The idea of having a vision for has never made sense to me; I did not start out with a specific vision. I definitely had specific ideas, but I was not sure of the direction. Instead, I had ideas on how I didn’t want Orange Milk to go. As Keith and I began to understand the politics of running a label, our vision became clear. Keith mentioned he wanted to be ‘objective.’ For us, this meant releasing art we valued. We really wanted to promote these artists and not chase them, which we have nearly succeeded in doing, but not totally. We have done releases that deviated from our specific goal of ‘being objective’, this is not to say we didn’t like the art, but some releases we believed in more strongly than others.

I am learning that small cassette world is sometimes not as concerned with quality or expression as it is with promotion. There's a strange beast building in this niche music world Orange Milk dabbles in where a concern for promotion trumps a concern for editing and quality within the artwork. Because of the notion of promotion exists, Keith and I don't always gravitate towards the Who’s Who in tape culture. In a recent conversation on future curation, we’ve both decided that we’re interested in releasing music that is full of life and has no concern for the tape scene. As of right now, we seek out curation down the internet rabbit holes of SoundCloud, Bandcamp, and the like. Running the label has really forced me to evaluate why I like what I like, and has pushed me to appreciate art made by younger generations. I've specifically become a fan of vaporwave, a genre I consider to be very important in our culture. Though, to be honest, was skeptical early on when I caught wind of vaporwave.

The first vaporwave artists I heard were Macintosh Plus and James Ferraro. I enjoyed both quite a bit. I started to dig around for others. I realized there were variations and differences — some people re-contextualized, as in took an obscure track and placed it unaltered into their own record, and some manipulated found tracks to various degrees. I didn’t know how to feel about that. I went through different phases of opinion. In an essay by John Oswald called ‘Bettered by the Borrower: The Ethics of Musical Debt,’ he discusses his own work of re-contextualizing, manipulating and collaging pop songs in his record “Plunderphonics.” He was sued by CBS (specifically Michael Jackson) and he was forced to destroy his handmade self-released record. I realized on a simple level that found art/re-contextualizing needs to happen on a major and new level in music. This encouraged me to re-think vaporwave without any cynicism. In doing so, vaporwave came to mean something really special to me. It questions our sentimentality of originality in art. When critics ask the question, “Is this original?” they assume that is the ultimate value in art. This is a very misguided approach. We are all original; the question should be, “How do we articulate our originality?”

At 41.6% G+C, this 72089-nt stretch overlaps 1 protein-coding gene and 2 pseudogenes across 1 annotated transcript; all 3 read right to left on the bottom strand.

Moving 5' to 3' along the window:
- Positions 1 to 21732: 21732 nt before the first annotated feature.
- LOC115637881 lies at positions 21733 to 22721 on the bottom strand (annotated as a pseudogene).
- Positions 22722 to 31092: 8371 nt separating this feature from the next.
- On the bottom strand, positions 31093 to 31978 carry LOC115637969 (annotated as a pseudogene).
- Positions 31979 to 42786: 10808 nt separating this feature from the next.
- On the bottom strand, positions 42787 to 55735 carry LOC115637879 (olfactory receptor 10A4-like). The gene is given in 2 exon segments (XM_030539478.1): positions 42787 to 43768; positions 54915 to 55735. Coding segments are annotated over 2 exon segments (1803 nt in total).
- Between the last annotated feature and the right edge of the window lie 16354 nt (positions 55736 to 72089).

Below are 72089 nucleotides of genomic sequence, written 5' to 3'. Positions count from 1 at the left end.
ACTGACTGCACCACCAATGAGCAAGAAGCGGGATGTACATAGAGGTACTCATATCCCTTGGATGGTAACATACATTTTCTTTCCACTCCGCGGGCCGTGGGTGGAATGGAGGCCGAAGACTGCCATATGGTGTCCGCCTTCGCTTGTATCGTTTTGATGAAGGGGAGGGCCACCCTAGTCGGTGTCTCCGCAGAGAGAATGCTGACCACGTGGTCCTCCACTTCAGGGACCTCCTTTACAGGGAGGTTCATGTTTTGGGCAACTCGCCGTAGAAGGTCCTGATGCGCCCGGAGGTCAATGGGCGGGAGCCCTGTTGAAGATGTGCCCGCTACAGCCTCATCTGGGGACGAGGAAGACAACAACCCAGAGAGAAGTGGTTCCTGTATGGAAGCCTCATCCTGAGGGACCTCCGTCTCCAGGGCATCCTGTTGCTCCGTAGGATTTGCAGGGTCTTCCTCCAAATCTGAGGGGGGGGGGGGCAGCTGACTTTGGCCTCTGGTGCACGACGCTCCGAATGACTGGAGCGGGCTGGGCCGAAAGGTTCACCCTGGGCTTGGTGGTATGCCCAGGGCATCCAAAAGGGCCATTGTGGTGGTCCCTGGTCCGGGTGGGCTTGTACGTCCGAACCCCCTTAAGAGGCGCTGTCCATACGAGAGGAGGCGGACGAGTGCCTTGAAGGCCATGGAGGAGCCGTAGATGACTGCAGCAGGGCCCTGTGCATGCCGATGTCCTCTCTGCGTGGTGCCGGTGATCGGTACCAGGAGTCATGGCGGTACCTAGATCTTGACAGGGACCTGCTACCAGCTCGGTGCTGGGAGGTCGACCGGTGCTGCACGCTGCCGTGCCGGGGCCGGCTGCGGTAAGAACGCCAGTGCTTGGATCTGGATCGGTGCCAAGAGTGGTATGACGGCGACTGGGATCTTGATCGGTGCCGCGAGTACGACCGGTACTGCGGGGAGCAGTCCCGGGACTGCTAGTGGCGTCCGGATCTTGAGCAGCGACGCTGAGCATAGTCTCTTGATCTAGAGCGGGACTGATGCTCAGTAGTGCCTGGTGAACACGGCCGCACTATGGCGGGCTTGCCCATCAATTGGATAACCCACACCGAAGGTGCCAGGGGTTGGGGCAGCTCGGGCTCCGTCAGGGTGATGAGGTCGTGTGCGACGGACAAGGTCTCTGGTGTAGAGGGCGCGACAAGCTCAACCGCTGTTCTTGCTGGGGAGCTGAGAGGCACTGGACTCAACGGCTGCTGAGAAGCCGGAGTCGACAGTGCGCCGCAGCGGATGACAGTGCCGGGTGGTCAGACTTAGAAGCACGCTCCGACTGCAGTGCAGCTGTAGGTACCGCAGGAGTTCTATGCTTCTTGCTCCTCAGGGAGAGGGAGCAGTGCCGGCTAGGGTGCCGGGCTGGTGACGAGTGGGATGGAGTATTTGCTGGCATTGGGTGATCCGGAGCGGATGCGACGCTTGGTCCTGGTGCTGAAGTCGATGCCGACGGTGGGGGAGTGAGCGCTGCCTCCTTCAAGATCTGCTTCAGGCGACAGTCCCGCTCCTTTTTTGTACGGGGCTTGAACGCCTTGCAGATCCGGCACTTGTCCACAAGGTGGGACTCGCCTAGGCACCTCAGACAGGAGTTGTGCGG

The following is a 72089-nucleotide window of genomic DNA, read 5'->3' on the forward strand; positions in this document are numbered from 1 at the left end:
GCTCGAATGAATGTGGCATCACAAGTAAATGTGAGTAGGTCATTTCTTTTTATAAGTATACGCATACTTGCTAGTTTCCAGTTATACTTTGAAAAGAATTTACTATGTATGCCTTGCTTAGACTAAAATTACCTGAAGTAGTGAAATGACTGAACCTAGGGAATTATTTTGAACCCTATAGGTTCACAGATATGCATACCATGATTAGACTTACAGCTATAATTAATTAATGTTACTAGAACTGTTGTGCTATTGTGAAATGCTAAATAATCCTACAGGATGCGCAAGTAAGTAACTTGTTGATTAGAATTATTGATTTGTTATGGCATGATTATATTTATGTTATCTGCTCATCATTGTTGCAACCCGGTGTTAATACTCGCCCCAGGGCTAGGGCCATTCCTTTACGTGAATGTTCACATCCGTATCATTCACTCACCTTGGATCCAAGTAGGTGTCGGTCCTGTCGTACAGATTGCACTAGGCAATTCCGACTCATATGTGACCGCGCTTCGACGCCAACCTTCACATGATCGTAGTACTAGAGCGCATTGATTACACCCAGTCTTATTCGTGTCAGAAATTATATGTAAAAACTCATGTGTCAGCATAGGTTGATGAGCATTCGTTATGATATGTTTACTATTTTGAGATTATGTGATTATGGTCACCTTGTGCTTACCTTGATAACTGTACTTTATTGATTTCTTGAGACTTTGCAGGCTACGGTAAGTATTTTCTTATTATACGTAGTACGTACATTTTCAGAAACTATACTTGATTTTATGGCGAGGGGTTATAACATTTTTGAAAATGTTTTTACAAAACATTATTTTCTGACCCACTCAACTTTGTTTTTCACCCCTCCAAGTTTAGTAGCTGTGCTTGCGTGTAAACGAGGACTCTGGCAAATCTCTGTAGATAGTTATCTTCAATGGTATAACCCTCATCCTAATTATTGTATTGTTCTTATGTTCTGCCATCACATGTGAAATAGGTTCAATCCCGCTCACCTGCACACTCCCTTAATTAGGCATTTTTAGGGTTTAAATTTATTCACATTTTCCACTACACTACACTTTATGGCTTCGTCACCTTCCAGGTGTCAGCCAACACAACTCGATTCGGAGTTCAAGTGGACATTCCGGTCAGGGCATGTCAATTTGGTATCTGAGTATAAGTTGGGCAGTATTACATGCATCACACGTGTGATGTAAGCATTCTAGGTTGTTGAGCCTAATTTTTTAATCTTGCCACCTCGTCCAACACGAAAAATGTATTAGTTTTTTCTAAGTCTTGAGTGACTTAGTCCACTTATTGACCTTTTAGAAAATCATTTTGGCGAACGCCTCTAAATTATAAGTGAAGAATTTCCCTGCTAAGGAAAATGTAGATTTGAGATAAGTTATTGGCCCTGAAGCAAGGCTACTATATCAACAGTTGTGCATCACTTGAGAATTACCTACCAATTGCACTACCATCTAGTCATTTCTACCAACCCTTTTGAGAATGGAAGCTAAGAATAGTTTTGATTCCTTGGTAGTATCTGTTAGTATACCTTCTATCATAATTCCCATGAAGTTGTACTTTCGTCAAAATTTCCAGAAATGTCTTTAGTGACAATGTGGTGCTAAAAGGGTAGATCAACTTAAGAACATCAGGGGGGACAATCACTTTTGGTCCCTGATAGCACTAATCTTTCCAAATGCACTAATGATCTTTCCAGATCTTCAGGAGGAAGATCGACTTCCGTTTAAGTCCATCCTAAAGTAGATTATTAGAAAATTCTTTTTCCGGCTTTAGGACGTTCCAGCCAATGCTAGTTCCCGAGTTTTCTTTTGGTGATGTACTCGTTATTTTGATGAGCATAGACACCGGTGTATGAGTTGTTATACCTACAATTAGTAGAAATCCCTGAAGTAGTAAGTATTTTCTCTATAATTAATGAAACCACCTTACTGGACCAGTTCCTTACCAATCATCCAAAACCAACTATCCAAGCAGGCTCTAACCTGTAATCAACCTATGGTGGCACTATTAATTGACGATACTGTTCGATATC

As I realized this through different phases, it occurred to me that vaporwave is serving as the new punk rock, in that it has no focus on technical skill, upsets just about everyone, and represents our current young generation. There was a recent essay in Tiny Mix Tapes called ‘The Trouble with Contemporary Music Critcism’ by James Parker and Nicholas Croggon that addressed methods of criticism and the value of originality. It had the most elegant defense of vaporwave by stating:

“Vaporwave is a particularly “weak” genre, in other words, because “by dramatically foregrounding the act of appropriation, precisely by refusing to be ‘original,’” what vaporwave does is make “the listening experience all about that original; maybe even about the discourse of originality itself.”

This is how I came full circle with vaporwave. This realization also has helped me be more specific in what I would like to curate, which is anything that is both organically subversive and that is concerned with mining the self for efficient articulation. This idea is what Orange Milk represents.

The latest release from Orange Milk, Once Lost Unkown/Serious Shart split CS and Chitokyo mixtape, are streaming in full below and available for purchase at Orange Milk's Bandcamp.